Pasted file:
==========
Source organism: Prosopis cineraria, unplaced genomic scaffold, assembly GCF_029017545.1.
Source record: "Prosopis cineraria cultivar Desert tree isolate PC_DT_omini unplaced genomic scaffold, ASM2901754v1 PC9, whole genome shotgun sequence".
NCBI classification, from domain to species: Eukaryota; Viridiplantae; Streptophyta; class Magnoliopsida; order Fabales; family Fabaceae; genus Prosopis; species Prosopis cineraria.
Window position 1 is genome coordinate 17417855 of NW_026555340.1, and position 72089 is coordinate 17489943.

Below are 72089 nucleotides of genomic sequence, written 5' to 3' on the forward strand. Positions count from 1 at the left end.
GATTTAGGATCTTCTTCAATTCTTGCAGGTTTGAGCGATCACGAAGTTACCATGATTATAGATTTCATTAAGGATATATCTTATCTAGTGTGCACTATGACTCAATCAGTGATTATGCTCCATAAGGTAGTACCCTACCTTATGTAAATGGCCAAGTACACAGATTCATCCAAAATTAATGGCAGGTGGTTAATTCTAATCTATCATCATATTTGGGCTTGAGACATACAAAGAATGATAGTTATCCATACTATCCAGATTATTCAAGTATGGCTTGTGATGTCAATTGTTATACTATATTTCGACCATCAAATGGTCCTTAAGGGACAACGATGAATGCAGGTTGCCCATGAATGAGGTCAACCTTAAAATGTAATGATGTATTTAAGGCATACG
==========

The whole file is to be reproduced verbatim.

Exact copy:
Source organism: Prosopis cineraria, unplaced genomic scaffold, assembly GCF_029017545.1.
Source record: "Prosopis cineraria cultivar Desert tree isolate PC_DT_omini unplaced genomic scaffold, ASM2901754v1 PC9, whole genome shotgun sequence".
NCBI classification, from domain to species: Eukaryota; Viridiplantae; Streptophyta; class Magnoliopsida; order Fabales; family Fabaceae; genus Prosopis; species Prosopis cineraria.
Window position 1 is genome coordinate 17417855 of NW_026555340.1, and position 72089 is coordinate 17489943.

Below are 72089 nucleotides of genomic sequence, written 5' to 3' on the forward strand. Positions count from 1 at the left end.
GATTTAGGATCTTCTTCAATTCTTGCAGGTTTGAGCGATCACGAAGTTACCATGATTATAGATTTCATTAAGGATATATCTTATCTAGTGTGCACTATGACTCAATCAGTGATTATGCTCCATAAGGTAGTACCCTACCTTATGTAAATGGCCAAGTACACAGATTCATCCAAAATTAATGGCAGGTGGTTAATTCTAATCTATCATCATATTTGGGCTTGAGACATACAAAGAATGATAGTTATCCATACTATCCAGATTATTCAAGTATGGCTTGTGATGTCAATTGTTATACTATATTTCGACCATCAAATGGTCCTTAAGGGACAACGATGAATGCAGGTTGCCCATGAATGAGGTCAACCTTAAAATGTAATGATGTATTTAAGGCATACG